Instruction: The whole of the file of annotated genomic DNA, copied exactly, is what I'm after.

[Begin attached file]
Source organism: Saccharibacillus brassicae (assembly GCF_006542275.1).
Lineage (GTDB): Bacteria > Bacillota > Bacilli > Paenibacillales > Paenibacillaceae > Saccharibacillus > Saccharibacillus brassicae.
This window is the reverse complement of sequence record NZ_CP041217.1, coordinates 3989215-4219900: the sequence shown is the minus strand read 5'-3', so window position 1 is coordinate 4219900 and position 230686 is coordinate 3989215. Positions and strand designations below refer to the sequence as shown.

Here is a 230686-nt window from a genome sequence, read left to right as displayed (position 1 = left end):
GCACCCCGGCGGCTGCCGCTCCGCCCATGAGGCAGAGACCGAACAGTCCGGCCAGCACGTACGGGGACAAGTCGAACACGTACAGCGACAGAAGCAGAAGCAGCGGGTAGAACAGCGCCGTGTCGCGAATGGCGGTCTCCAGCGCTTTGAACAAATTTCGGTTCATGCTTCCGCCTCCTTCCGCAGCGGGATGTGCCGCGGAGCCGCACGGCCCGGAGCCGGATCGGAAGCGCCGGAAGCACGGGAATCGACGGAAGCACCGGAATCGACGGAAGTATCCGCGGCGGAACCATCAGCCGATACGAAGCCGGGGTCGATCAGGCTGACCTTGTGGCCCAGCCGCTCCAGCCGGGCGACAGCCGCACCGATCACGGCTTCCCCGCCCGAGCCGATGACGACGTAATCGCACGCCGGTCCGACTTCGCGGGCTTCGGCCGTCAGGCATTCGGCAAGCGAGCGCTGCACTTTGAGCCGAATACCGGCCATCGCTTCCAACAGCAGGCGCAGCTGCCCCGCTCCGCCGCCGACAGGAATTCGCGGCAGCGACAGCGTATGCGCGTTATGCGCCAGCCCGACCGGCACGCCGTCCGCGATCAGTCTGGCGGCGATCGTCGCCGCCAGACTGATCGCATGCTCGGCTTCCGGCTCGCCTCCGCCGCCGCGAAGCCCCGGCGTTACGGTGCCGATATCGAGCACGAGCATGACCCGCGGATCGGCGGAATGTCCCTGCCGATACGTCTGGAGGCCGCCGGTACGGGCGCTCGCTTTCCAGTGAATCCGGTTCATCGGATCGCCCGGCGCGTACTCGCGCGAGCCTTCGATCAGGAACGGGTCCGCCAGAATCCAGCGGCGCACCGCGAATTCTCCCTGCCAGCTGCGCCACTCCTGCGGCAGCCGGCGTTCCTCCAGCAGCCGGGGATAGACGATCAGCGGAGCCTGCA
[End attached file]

Source organism: Saccharibacillus brassicae (assembly GCF_006542275.1).
Lineage (GTDB): Bacteria > Bacillota > Bacilli > Paenibacillales > Paenibacillaceae > Saccharibacillus > Saccharibacillus brassicae.
This window is the reverse complement of sequence record NZ_CP041217.1, coordinates 3989215-4219900: the sequence shown is the minus strand read 5'-3', so window position 1 is coordinate 4219900 and position 230686 is coordinate 3989215. Positions and strand designations below refer to the sequence as shown.

Here is a 230686-nt window from a genome sequence, read left to right as displayed (position 1 = left end):
GCACCCCGGCGGCTGCCGCTCCGCCCATGAGGCAGAGACCGAACAGTCCGGCCAGCACGTACGGGGACAAGTCGAACACGTACAGCGACAGAAGCAGAAGCAGCGGGTAGAACAGCGCCGTGTCGCGAATGGCGGTCTCCAGCGCTTTGAACAAATTTCGGTTCATGCTTCCGCCTCCTTCCGCAGCGGGATGTGCCGCGGAGCCGCACGGCCCGGAGCCGGATCGGAAGCGCCGGAAGCACGGGAATCGACGGAAGCACCGGAATCGACGGAAGTATCCGCGGCGGAACCATCAGCCGATACGAAGCCGGGGTCGATCAGGCTGACCTTGTGGCCCAGCCGCTCCAGCCGGGCGACAGCCGCACCGATCACGGCTTCCCCGCCCGAGCCGATGACGACGTAATCGCACGCCGGTCCGACTTCGCGGGCTTCGGCCGTCAGGCATTCGGCAAGCGAGCGCTGCACTTTGAGCCGAATACCGGCCATCGCTTCCAACAGCAGGCGCAGCTGCCCCGCTCCGCCGCCGACAGGAATTCGCGGCAGCGACAGCGTATGCGCGTTATGCGCCAGCCCGACCGGCACGCCGTCCGCGATCAGTCTGGCGGCGATCGTCGCCGCCAGACTGATCGCATGCTCGGCTTCCGGCTCGCCTCCGCCGCCGCGAAGCCCCGGCGTTACGGTGCCGATATCGAGCACGAGCATGACCCGCGGATCGGCGGAATGTCCCTGCCGATACGTCTGGAGGCCGCCGGTACGGGCGCTCGCTTTCCAGTGAATCCGGTTCATCGGATCGCCCGGCGCGTACTCGCGCGAGCCTTCGATCAGGAACGGGTCCGCCAGAATCCAGCGGCGCACCGCGAATTCTCCCTGCCAGCTGCGCCACTCCTGCGGCAGCCGGCGTTCCTCCAGCAGCCGGGGATAGACGATCAGCGGAGCCTGCA